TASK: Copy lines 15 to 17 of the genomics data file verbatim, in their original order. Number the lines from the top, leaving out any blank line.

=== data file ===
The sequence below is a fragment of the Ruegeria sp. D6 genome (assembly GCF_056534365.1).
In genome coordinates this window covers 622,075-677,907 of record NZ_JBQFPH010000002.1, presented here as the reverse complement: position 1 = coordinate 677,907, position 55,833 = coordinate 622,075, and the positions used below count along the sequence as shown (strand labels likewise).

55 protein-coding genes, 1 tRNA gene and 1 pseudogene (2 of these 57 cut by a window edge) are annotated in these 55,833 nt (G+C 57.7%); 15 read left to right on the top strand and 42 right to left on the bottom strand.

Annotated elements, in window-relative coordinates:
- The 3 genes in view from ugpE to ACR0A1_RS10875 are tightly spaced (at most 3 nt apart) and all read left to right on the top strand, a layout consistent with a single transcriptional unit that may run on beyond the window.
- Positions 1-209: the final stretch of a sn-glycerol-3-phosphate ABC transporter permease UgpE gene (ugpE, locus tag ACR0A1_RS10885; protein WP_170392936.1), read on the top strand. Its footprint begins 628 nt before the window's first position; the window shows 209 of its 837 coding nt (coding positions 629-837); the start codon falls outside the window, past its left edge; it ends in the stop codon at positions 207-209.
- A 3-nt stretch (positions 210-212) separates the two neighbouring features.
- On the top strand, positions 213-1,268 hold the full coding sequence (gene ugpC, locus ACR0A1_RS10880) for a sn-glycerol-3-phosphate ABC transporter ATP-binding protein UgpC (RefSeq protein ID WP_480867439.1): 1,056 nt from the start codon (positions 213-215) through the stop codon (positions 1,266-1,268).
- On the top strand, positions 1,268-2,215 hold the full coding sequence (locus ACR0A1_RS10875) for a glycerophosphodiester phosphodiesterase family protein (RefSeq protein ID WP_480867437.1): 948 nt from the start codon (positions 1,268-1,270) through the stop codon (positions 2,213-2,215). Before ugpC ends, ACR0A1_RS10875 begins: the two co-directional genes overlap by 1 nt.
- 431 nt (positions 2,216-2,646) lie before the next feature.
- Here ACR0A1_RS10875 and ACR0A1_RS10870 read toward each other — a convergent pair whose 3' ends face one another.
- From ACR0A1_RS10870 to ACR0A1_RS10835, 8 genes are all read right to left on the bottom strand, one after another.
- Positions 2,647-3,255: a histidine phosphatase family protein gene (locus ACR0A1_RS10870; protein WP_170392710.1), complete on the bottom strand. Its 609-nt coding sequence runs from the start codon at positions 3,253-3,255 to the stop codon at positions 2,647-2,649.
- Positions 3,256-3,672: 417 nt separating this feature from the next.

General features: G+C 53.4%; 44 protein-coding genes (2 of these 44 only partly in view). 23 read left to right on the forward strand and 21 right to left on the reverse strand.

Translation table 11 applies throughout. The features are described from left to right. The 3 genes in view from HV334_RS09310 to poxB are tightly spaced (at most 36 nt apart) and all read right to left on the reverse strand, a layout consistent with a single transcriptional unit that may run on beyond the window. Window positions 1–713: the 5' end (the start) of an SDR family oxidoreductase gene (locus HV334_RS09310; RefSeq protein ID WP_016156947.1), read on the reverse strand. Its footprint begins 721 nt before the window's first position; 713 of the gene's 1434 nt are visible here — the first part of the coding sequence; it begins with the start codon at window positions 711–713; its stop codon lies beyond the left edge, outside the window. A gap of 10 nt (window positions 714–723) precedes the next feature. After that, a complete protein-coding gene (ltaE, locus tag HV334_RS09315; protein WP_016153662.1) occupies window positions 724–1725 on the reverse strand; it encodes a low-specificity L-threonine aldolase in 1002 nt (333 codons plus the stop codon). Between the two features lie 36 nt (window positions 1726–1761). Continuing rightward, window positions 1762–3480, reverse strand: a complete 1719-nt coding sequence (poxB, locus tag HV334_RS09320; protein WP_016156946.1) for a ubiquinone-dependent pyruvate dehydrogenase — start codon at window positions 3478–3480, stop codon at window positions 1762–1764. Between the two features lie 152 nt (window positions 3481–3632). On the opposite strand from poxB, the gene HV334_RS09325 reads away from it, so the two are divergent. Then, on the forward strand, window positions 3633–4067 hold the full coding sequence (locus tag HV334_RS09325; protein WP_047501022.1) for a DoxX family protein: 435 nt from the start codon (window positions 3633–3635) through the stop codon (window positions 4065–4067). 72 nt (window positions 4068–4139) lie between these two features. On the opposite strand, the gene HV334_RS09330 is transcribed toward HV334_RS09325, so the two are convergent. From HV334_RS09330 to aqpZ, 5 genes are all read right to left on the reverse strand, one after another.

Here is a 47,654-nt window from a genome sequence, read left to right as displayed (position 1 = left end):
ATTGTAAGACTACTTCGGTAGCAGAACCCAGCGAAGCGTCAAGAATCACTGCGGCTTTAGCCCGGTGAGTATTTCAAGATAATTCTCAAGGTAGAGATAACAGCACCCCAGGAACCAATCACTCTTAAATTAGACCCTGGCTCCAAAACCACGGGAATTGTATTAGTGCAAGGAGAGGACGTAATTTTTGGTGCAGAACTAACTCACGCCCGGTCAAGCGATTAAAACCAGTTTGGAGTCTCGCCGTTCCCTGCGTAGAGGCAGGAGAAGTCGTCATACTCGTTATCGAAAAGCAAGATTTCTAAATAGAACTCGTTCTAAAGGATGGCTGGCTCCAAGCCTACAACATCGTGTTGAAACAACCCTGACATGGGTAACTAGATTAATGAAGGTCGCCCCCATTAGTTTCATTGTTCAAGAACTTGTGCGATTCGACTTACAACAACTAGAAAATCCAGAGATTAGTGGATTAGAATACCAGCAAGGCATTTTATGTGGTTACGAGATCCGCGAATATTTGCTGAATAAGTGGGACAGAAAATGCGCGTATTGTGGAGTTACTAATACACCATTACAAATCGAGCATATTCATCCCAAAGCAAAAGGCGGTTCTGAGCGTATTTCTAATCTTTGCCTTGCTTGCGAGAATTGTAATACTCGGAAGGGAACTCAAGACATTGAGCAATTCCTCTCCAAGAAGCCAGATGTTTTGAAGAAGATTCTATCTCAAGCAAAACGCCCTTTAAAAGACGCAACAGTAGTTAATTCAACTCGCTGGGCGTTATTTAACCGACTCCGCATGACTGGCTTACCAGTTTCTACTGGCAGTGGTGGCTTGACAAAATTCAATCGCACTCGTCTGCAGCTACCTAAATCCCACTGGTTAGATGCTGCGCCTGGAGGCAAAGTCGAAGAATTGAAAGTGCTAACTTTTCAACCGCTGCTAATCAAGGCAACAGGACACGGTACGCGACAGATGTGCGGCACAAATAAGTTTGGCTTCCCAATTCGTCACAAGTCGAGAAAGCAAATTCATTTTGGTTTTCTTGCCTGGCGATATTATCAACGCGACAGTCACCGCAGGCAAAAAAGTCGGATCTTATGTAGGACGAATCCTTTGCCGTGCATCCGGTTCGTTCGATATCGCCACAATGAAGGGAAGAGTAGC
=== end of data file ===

General features: G+C 53.4%; 44 protein-coding genes (2 of these 44 only partly in view). 23 read left to right on the forward strand and 21 right to left on the reverse strand.

Translation table 11 applies throughout. The features are described from left to right. The 3 genes in view from HV334_RS09310 to poxB are tightly spaced (at most 36 nt apart) and all read right to left on the reverse strand, a layout consistent with a single transcriptional unit that may run on beyond the window. Window positions 1–713: the 5' end (the start) of an SDR family oxidoreductase gene (locus HV334_RS09310; RefSeq protein ID WP_016156947.1), read on the reverse strand. Its footprint begins 721 nt before the window's first position; 713 of the gene's 1434 nt are visible here — the first part of the coding sequence; it begins with the start codon at window positions 711–713; its stop codon lies beyond the left edge, outside the window. A gap of 10 nt (window positions 714–723) precedes the next feature. After that, a complete protein-coding gene (ltaE, locus tag HV334_RS09315; protein WP_016153662.1) occupies window positions 724–1725 on the reverse strand; it encodes a low-specificity L-threonine aldolase in 1002 nt (333 codons plus the stop codon). Between the two features lie 36 nt (window positions 1726–1761). Continuing rightward, window positions 1762–3480, reverse strand: a complete 1719-nt coding sequence (poxB, locus tag HV334_RS09320; protein WP_016156946.1) for a ubiquinone-dependent pyruvate dehydrogenase — start codon at window positions 3478–3480, stop codon at window positions 1762–1764. Between the two features lie 152 nt (window positions 3481–3632). On the opposite strand from poxB, the gene HV334_RS09325 reads away from it, so the two are divergent. Then, on the forward strand, window positions 3633–4067 hold the full coding sequence (locus tag HV334_RS09325; protein WP_047501022.1) for a DoxX family protein: 435 nt from the start codon (window positions 3633–3635) through the stop codon (window positions 4065–4067). 72 nt (window positions 4068–4139) lie between these two features. On the opposite strand, the gene HV334_RS09330 is transcribed toward HV334_RS09325, so the two are convergent. From HV334_RS09330 to aqpZ, 5 genes are all read right to left on the reverse strand, one after another.

Here is a 47,654-nt window from a genome sequence, read left to right as displayed (position 1 = left end):